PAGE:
Estella Tarango felt her face flush as her daughter, Gabby, launched into a speech during the Hobbs High School Debate Club’s appearance on Tuesday night.
“My mom – she’s a spectacular woman, very awesome. (But) she got sick,” the sophomore began as Estella sat in the audience at the HHS library. Driving home from the hospital after a serious illness, Gabby said her mother heard a song that inspired her to live life to the fullest. As a result, Estella took the family on vacation, went skydiving, took a raft trip and even bought a motorcycle.
“My mom’s insane but that’s exactly why she’s my hero, my inspiration my everything,” Gabby said, wrapping up a presentation that urged listeners to live their life with passion.
“She caught me by surprise,” said Estella, now “100 percent” recovered. “The only thing she told me (before going) was that she was going to talk about life. I was embarrassed but proud.”
Embarrassed and proud was a recurring theme as 16 students nervously made their first public appearance as part of a debate club that was resurrected by Coach Laura Pena last school year after it fizzled from the HHS landscape. Following a year of preparation, the class now heads to East Mountain High School and its first official competition next week.
Debate is important for students to learn self-confidence as well as the ability to master speaking skills that will be important to them in their professional lives, said Pena, a HHS science teacher, HHS alum and former HHS debate club member. “A lot of these kids were outgoing
already and this was kind of the push they needed to have them get up in front of people.”
Actually, Jose Carrasco wouldn’t classify himself as outgoing. “I’m kind of shy but I figured I knew a lot about arguing,” Carrasco said, giving the reason he joined debate. “I wanted to learn how to argue with people that I didn’t know.”
But Tuesday was not a night for argument. Sanctioned competitions include seven forms of debate as well as speeches, the contest for which students have been preparing since the start of school. As next week’s competition nears, students have also practiced well into the evening hours on pieces that fall into one of three speech categories: dramatic duo, original oratory and humorous interpretation.
The fact she could give a speech came as a pleasant surprise to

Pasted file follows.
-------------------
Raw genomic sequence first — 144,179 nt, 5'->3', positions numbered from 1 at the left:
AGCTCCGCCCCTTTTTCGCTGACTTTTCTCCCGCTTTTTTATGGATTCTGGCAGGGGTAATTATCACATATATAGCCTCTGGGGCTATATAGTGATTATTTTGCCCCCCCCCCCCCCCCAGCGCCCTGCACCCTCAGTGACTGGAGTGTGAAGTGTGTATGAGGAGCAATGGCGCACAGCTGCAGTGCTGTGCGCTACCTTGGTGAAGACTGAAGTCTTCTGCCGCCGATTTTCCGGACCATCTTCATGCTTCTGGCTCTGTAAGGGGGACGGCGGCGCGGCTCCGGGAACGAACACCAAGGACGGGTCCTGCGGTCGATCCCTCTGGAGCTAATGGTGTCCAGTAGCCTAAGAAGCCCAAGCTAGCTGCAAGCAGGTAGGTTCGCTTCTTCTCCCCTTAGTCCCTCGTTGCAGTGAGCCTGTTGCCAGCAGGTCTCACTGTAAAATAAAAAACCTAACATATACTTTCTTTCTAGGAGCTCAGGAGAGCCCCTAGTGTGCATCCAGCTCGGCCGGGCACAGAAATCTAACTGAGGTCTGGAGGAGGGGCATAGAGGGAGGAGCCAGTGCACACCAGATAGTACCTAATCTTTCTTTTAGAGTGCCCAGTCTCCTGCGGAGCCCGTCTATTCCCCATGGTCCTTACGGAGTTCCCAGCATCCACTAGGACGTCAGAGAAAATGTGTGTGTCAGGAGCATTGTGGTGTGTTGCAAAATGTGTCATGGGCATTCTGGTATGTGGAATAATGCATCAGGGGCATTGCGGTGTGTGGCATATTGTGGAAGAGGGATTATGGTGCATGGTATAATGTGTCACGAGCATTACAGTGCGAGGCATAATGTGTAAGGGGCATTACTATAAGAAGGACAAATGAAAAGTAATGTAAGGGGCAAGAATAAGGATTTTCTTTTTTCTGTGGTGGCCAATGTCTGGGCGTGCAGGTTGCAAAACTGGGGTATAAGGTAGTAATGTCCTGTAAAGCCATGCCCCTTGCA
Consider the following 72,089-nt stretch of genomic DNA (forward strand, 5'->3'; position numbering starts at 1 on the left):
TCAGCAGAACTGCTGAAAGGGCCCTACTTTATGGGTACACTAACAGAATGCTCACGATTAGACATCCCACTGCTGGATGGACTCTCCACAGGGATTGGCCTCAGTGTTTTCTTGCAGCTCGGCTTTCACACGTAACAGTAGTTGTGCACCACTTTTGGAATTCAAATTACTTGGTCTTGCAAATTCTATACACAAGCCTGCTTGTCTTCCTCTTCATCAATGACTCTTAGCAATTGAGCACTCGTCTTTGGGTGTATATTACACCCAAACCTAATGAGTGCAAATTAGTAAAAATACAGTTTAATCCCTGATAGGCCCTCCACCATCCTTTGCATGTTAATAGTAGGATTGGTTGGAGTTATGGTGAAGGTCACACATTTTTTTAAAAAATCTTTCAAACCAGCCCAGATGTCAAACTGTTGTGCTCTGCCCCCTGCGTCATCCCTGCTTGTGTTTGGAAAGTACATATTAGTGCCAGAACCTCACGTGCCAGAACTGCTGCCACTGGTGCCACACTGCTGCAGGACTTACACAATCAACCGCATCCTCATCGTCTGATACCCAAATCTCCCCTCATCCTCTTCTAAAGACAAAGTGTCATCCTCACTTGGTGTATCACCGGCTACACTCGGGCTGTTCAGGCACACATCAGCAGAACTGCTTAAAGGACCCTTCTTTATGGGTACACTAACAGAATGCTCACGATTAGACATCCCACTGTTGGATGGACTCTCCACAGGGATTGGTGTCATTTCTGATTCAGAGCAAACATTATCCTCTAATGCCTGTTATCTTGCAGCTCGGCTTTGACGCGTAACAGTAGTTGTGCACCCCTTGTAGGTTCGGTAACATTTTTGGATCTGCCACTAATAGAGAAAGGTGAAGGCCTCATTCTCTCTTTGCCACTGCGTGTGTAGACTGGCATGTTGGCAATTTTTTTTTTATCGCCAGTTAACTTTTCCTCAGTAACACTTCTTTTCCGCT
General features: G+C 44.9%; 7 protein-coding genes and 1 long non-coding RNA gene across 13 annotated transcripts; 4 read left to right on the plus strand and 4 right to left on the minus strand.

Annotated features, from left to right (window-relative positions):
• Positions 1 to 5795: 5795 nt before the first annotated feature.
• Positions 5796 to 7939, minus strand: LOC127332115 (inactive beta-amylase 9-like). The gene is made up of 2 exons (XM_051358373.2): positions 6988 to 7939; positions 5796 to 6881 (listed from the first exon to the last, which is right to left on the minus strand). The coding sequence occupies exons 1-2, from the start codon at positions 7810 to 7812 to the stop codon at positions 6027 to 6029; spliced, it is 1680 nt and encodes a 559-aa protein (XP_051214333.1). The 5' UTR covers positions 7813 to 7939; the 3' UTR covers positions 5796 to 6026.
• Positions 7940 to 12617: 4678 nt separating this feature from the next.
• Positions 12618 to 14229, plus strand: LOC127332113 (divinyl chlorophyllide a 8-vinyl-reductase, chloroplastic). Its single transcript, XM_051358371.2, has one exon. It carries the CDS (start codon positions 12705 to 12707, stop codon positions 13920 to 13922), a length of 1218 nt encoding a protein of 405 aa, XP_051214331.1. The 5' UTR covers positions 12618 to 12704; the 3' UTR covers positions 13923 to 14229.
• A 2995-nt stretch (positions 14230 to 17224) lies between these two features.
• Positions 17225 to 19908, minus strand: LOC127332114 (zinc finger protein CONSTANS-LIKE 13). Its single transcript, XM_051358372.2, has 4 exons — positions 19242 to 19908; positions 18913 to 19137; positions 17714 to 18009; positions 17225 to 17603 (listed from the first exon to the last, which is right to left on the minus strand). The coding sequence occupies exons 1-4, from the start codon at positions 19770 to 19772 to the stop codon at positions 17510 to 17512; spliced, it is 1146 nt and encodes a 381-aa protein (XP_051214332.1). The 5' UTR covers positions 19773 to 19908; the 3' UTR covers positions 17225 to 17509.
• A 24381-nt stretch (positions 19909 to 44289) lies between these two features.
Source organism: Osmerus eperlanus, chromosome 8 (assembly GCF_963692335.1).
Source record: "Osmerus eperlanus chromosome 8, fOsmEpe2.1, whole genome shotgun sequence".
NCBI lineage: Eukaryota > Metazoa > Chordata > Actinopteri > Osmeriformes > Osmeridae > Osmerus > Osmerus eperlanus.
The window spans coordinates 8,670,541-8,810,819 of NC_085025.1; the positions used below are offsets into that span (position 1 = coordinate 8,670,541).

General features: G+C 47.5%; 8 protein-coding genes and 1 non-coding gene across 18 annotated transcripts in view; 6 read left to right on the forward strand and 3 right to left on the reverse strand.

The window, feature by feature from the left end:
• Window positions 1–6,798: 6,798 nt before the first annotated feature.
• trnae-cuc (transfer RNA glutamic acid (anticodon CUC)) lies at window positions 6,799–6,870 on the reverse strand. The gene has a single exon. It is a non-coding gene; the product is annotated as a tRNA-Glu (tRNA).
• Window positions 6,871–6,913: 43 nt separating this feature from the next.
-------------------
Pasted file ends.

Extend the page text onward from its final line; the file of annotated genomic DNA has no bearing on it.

Rachel Wilson, a writer who enrolled in Debate because she one day hopes to be a lawyer. Nervous at first, Wilson’s delivery was machine gun fast but slowed as her 7-minute speech progressed. “Getting up in front of people is really hard,” Wilson said the following day after reading comments from volunteer judges. “But before, I would have gotten up there and hyperventilated and not been able to say two words. This gives me a chance to express myself and I’m getting a lot better.”
The night’s topics were an insight into what’s on the mind of Hobbs teenagers. Issues included relationships, suicide, teen pregnancy and, for one student, the controversial vaccine Gardasil.
“Scary to think about your parents thinking you were going to die,” said Samantha Robles, who suffered from seizures and other serious side effects after receiving the vaccine. “Scary to thinking about dying period.”
Introspection was the topic for Loghan Abila, who said she wrote her speech after pondering a “Who am I” question while looking in the mirror. “I see wonder and curiosity. I see fear and pain,” said Abila, who received praise from the judges for good eye contact and animation. “I sit down and think to myself, what really reflects who I am? Is it my appearance? My personality? My smile? I realize it’s my actions and choices that reflect who I am as a person inside and out.”
That’s a realization that Estella Tarango said she came to after her illness – but one she would have appreciated achieving at a younger age.
“I think more kids should be involved in (debate),” Tarango said. “I think that it should be a mandatory class. …I told my daughter that this is great for you to be able to get ahead in your life. Being able to speak will help you be assured, will help you be in front of people and say what you’ve got to say. With everything that I’ve been through, I tell her yes, you have to be a person like that.”